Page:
I used to use Intaglio for my illustrations, but now I use Mathematica since I wrote a small package to include LaTeX in my illustrations.
 
I never needed to do that, because when I used Mathematica I could export as .eps and then use LaTeXiT to paste into Illustrator. I'm too old to learn new tricks.
 
10:19 PM
I have stopped using Adobe products (other than Reader) because of their subscription licensing.
I used to use Photoshop a lot for my astrophotos, but not any more
 
Yes, we already complained about this.
Anyhow, you had asked what I'd found to replace Illustrator, so check out Inkscape.
 
Ah, I will look at that, thanks!
 
So is the empty set the union of countably infinite many intervals? $\varnothing= \bigcup_{n=1}^{\infty}(0,0) = (0,0)$ no?
 
Sure, that works
 
Yes, it would seem so, if you allow empty intervals. Ugh.
 
10:27 PM
@TedShifrin I wonder if it will use the photoshop plugins I have?
 
Or the empty union!
 
So I sit corrected.
@robjohn: I have no earthly idea.
 
I think the more important thing to recognize is that empty unions are unions, too, as are empty intersections
The usual axioms on the empty set and the total space in a topology, for instance, are really instances of the other axioms
 
@MikeMiller but isn't the union above not the union of countably infinite intervals? When someone sais countably infinite intervals, I take it to mean countably infinite $\textbf{different}$ intervals
 
Yeah but that's wrong
 
10:29 PM
@TedShifrin Oh, I missed that Inkscape replaces Illustrator, not Photoshop. I never used Illustrator.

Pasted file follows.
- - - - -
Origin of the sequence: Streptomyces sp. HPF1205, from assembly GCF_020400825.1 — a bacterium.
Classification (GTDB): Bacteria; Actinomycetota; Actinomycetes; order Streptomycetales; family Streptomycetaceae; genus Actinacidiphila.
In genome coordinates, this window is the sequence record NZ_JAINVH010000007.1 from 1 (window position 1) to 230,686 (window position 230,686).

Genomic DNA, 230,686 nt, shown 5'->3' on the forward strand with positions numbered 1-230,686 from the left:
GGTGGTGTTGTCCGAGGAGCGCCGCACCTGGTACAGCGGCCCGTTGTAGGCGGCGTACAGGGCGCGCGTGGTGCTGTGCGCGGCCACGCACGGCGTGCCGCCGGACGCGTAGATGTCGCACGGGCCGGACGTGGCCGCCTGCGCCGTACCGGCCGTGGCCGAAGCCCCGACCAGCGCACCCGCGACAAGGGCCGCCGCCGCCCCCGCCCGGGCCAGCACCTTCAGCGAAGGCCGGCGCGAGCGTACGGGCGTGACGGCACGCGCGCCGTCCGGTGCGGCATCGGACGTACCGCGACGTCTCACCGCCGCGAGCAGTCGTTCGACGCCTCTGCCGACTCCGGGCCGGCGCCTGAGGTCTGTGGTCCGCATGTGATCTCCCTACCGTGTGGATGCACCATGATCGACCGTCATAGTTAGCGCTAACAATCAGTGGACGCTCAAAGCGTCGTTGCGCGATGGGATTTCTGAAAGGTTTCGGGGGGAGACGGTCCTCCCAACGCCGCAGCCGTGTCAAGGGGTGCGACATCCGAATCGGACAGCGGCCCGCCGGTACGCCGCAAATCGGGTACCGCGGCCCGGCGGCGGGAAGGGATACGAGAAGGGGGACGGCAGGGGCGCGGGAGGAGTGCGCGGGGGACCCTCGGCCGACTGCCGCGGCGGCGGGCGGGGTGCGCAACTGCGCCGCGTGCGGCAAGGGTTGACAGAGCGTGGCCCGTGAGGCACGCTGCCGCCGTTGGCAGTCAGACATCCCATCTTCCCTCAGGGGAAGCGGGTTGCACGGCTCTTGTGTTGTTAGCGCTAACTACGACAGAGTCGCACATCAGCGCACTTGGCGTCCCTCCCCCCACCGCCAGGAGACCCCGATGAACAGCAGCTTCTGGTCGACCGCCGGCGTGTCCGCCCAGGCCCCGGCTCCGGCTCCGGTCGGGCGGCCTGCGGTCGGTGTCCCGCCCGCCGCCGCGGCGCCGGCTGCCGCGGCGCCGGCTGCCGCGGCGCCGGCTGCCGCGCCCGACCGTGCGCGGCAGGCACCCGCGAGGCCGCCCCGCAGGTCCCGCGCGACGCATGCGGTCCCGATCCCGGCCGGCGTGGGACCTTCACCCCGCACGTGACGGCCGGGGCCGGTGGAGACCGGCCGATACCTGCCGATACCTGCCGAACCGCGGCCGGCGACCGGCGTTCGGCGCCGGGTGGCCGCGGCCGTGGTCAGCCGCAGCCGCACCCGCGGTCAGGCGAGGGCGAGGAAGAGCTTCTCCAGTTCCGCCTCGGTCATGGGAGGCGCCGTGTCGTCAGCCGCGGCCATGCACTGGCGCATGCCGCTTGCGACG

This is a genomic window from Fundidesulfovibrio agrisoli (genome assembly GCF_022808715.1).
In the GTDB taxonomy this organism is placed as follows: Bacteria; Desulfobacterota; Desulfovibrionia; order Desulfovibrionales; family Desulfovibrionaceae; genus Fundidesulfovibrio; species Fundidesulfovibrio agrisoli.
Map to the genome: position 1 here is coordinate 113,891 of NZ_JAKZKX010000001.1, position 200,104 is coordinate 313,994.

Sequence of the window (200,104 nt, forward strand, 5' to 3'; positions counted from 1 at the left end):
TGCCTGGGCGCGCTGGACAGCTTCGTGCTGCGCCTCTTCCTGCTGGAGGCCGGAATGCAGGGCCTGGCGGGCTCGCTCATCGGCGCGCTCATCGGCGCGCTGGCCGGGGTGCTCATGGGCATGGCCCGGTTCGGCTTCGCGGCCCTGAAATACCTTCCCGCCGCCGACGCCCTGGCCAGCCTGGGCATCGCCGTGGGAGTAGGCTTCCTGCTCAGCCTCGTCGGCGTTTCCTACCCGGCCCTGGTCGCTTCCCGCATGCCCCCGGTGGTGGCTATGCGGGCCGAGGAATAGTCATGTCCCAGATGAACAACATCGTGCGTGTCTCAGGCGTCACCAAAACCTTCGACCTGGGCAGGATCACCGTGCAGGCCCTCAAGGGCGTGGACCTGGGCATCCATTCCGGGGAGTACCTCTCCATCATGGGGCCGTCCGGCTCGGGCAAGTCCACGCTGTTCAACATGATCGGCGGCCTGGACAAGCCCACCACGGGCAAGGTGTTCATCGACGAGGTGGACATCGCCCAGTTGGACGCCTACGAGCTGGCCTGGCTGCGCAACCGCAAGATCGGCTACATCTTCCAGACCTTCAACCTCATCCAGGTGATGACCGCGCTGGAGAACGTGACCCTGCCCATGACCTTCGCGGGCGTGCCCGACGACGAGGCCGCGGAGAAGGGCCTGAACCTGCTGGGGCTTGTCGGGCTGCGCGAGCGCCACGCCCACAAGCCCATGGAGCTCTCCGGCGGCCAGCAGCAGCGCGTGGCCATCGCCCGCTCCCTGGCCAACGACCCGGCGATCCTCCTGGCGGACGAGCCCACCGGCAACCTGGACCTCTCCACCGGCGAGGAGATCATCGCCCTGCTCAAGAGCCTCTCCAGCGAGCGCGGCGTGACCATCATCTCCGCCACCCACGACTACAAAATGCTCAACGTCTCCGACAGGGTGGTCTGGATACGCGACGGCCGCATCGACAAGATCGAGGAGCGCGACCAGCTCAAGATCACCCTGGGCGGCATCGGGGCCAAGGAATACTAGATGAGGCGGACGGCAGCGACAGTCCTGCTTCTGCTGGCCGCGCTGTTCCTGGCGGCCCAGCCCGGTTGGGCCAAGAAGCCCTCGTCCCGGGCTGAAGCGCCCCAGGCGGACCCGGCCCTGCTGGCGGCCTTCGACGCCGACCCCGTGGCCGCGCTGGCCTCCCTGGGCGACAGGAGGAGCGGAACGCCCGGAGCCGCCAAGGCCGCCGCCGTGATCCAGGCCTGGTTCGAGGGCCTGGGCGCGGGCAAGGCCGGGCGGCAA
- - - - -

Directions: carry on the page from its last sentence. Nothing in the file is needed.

Oh, sorry.
 
No, thanks!
I appreciate the info
 
10:41 PM
Hi all, I was wondering if the arc length formula in calc is exact or proven to be exact?
 
How do you professors teach analysis in rudin. His proof is bloody irritating since I always need to re-engineer the proof and it seems he works backward. Deriving the proof is like sailing a boat without compass but sometimes you get to your destination.
The first 20 pages are exhausting. But I have seen much more simpler proof than his one.
 
No, his proofs aren't backwards. It's just you don't know where he comes up with the stuff he starts with, but logically it's all forwards.
I do not recommend Rudin unless one has a lot of prior experience with proofs (e.g., Spivak's calculus and/or an abstract algebra course).
 
It sounds odd that you are recommended to have experience with abstract algebra course before Baby Rudin.
 
Is the set consisting of all subsets of $\mathbb{R}$ that are the union of countably infinite many intervals a sigma algebra?
 
I didn't say need, but Rudin is about the hardest text there is for real analysis.
2
Algebra has much simpler sentences with quantifiers than analysis does.
Somehow math students have this macho idea that one must do Rudin to be a real math student.
He does have good exercises, but one needs a lot of experience. (A students coming out of my rigorous multivariable math course were able to do Rudin, but my course pushed them hard.)
@orientablesurface: So the intervals need to be open or can be closed, half-closed?
 
10:49 PM
@TedShifrin Yeah your YouTube video on multivariable and your book :P
 
they can be any @TedShifrin. They can be open, closed or half-closed
 
Right, @Stupidquestioninc.
What do you think the answer to your question is, @orientable?
 
I think the answer is no @TedShifrin
 
Why?
 
well, I don't see a reason why the complement of a union of countably many intervals to be the union of countably many intervals
 
10:54 PM
What is the complement of a union?
 
intersection of complements
 
OK, so is the intersection of countably many intervals a union of countably many intervals?
 
no
because of the cantor set
 
Oh, that's a good answer.
So if you end up with a totally disconnected, uncountable set you lose.
 
11:19 PM
dust
never mind
 
11:39 PM
a interval has lebesgue outer measure 0 if and only if it is the empty set or a singleton
right?
 
yes